|Chinese tallowtree (Triadica sebifera)|
Chinese tallowtree (Triadica sebifera), is an invasive weed of the Southeastern USA. Impacting 185,000 ha of coastal wetlands forests, stranded swamps, flatwoods, ruderal communities and other natural areas. This invasion impacts endangered whooping cranes and Attwater’s prairie chicken recovery efforts. Tallowtree is a prohibited and noxious weed in Florida, Louisiana, Mississippi, and Texas. The projected economic cost of controlling this weed in forest lands of Texas, Louisiana, and Mississippi during the next 20 years ranges from $200 to $400 million. Chinese tallowtree invasions affect the honeybee industry by replacing native vegetation. Invasions by this weed result in monospecific stands, creating pollen deserts where other pollen sources are unavailable during prolonged periods of the year. Classical biological control can provide an ecologically sound, cost effective, and sustainable management solution to protect these diverse agricultural, forest, and natural habitats.
Biological control screening of potential agents for tallowtree began in 2006 with foreign surveys, in collaboration the Wuhan Botanical Garden, Chinese Academy of Sciences (Wuhan, China). These surveys discovered several insect species feeding on Chinese tallowtree that might be suitable for biological control. Several species were not pursued for release as their host range was deemed too broad. These rejected species included Heterapoderopsis bicallosicollis, Sauris nr. purpurotincta, and Dichomeris cymatodes. However, after several years of overseas and quarantine testing two species, Bikasha collaris and Gadirtha fusca, showed narrow host ranges and damaging impacts on the weed. Both species should be released to assist in the sustainable control of Chinese tallowtree.
Chinese tallowtree growing for insects in quarantine. (Photo: E.Pokorny)
Invaded distribution of tallow in the southeastern USA. Not shown here is a small infestation in Butte, Los Angeles, Sacramento, and Yolo counties, California.
Bikasha collaris (Baly) (Coleoptera Chrysomelidae) is a small beetle with adults about 2 mm long. In its native range, this flea beetle has a temperate to subtropical distribution and was collected in Hubei, Ghizhou, Guangsi, and Hunan provinces of China ranging from 31.6° to 24.8 ° north latitude. Adults feed on tallow leaves, young stems, and even woody stems. Eggs are usually oviposited in groups on leaves and the larvae tunnel in roots of the weed. The general life cycle of B. collaris under laboratory conditions fed T. sebifera was about 45 days from egg to adult. Adult females lived on average 156.8 (± 12.1, n=30; range 49-272) days.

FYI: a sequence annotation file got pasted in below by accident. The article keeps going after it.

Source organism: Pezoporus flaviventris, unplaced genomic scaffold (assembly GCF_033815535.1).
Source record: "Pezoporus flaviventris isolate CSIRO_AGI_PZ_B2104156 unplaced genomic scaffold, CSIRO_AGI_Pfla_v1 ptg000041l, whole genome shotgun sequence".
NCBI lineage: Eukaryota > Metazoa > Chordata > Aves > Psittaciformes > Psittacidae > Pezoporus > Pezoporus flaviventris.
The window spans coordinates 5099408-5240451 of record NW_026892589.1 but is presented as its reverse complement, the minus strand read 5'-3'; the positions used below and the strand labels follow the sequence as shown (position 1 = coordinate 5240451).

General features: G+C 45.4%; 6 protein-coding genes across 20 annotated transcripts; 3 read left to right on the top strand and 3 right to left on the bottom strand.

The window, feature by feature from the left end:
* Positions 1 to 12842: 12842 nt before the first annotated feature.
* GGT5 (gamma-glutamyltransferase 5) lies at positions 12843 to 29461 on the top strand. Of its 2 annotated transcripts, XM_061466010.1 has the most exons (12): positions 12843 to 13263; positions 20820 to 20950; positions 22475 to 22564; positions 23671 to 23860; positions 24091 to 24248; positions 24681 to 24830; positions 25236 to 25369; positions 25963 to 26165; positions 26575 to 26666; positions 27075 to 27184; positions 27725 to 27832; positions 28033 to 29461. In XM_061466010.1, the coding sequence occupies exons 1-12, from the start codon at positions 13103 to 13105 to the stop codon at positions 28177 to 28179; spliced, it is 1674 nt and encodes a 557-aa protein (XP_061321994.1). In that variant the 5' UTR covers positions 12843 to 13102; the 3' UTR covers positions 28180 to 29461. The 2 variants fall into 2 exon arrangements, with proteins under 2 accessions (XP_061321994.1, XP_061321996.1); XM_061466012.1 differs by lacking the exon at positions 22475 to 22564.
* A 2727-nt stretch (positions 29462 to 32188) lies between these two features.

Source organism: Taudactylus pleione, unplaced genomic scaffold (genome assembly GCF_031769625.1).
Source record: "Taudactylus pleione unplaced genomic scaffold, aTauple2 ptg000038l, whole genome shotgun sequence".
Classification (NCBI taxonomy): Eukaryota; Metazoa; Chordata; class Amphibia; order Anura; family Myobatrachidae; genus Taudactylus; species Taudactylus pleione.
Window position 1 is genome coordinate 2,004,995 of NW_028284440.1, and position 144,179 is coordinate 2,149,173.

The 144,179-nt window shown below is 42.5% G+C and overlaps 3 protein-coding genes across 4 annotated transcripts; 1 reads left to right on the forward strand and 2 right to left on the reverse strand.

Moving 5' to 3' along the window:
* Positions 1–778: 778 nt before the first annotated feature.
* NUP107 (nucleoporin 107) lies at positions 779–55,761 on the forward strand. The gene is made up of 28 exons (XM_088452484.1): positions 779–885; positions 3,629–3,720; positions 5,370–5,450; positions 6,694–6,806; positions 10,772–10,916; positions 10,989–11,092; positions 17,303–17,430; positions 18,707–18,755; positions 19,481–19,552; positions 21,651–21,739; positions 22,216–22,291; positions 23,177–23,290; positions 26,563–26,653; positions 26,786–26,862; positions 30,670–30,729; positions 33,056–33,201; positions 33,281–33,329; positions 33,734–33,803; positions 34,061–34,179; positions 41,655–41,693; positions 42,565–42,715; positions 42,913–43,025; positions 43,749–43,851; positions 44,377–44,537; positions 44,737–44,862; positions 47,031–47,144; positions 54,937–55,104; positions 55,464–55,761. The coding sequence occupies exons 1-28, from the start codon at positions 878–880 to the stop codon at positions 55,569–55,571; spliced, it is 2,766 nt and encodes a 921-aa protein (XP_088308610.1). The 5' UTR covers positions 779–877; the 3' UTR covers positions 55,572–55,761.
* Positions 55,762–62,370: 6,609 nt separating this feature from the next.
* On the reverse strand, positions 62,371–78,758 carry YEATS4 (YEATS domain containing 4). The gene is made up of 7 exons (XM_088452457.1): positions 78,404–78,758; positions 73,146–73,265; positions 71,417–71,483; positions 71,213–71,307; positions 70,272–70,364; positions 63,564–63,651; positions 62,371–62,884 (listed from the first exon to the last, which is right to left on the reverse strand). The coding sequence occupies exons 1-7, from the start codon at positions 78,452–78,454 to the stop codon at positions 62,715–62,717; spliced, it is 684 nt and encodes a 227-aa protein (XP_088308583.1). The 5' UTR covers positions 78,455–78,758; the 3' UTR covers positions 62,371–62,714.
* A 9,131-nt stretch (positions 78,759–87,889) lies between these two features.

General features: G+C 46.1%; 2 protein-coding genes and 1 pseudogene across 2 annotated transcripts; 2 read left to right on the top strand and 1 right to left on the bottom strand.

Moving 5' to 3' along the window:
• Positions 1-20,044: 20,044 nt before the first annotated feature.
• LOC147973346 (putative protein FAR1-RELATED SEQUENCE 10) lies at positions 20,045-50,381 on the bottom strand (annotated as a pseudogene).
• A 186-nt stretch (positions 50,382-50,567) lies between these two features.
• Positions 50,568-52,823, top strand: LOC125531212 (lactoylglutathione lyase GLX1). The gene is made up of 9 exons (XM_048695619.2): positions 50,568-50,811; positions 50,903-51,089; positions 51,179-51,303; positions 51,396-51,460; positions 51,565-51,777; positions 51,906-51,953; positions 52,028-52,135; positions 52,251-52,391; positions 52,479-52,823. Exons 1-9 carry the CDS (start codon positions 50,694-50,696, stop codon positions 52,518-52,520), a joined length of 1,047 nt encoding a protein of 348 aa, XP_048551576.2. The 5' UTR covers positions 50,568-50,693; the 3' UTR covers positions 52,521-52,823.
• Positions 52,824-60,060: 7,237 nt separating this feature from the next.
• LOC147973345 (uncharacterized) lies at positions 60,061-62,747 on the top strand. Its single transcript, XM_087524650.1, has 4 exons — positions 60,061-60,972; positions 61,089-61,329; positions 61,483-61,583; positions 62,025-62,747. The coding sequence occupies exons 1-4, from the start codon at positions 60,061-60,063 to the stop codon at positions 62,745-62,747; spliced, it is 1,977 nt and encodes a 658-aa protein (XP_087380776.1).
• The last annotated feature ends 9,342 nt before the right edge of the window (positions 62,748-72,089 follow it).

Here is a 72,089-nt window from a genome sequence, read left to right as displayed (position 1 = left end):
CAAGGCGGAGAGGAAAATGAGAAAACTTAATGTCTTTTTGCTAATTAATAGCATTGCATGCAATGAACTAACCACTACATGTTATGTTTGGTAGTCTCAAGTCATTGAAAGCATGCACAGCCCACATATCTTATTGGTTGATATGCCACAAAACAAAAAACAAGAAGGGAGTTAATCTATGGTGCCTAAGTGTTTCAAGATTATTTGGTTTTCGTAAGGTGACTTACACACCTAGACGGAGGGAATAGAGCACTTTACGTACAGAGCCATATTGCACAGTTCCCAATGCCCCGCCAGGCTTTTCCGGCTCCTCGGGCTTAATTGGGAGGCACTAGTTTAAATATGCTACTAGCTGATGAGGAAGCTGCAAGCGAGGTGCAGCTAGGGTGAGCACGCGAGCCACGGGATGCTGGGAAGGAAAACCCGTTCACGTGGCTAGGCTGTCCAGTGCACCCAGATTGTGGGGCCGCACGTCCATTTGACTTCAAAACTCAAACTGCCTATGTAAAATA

Life history stages of the flea beetle, Bikasha collaris reared on roots and leaves of Triadica sebifera in quarantine USDA/ARS/IPRL. Eggs are usually laid in clusters in soil at base of plant. Early and late instar larvae tunnel in roots. Horizontal black bar = 1 mm in length
Research publications on Bikasha collaris:
The defoliating caterpillar, Gadirtha fusca Pogue (Lepidoptera: Nolidae) is a specialist herbivore species found on the host in its native range. Originally assigned to a different species, Gadirtha inexacta, further molecular and morphological study indicated this was a new species. Individuals of G. fusca were collected in its native range at 14 sites in south, central, and eastern China. Collections occurred in several regions from Jiangxi, Hunan, Guangxi, Anhui and Guangdong provinces. Complete G. fusca development from egg hatch to adult emergence required an average (± SE) of 25.8 (± 0.1) days. Populations of the moth G. fusca is multivoltine, possibly passing through 4-5 generations each year in Hubei Province, China. The G. fusca individuals are thought to pass the winter months as eggs.
Life history stages of the defoliating moth, Gadirtha fusca reared on leaves of Triadica sebifera in quarantine USDA/ARS/IPRL. Eggs are usually laid individually on leaves. Early and late instar larvae feed externally on leaves. Scale bar for early instar larva = 1 mm; all others = 1 cm in length.
Research publications on Gadirtha fusca: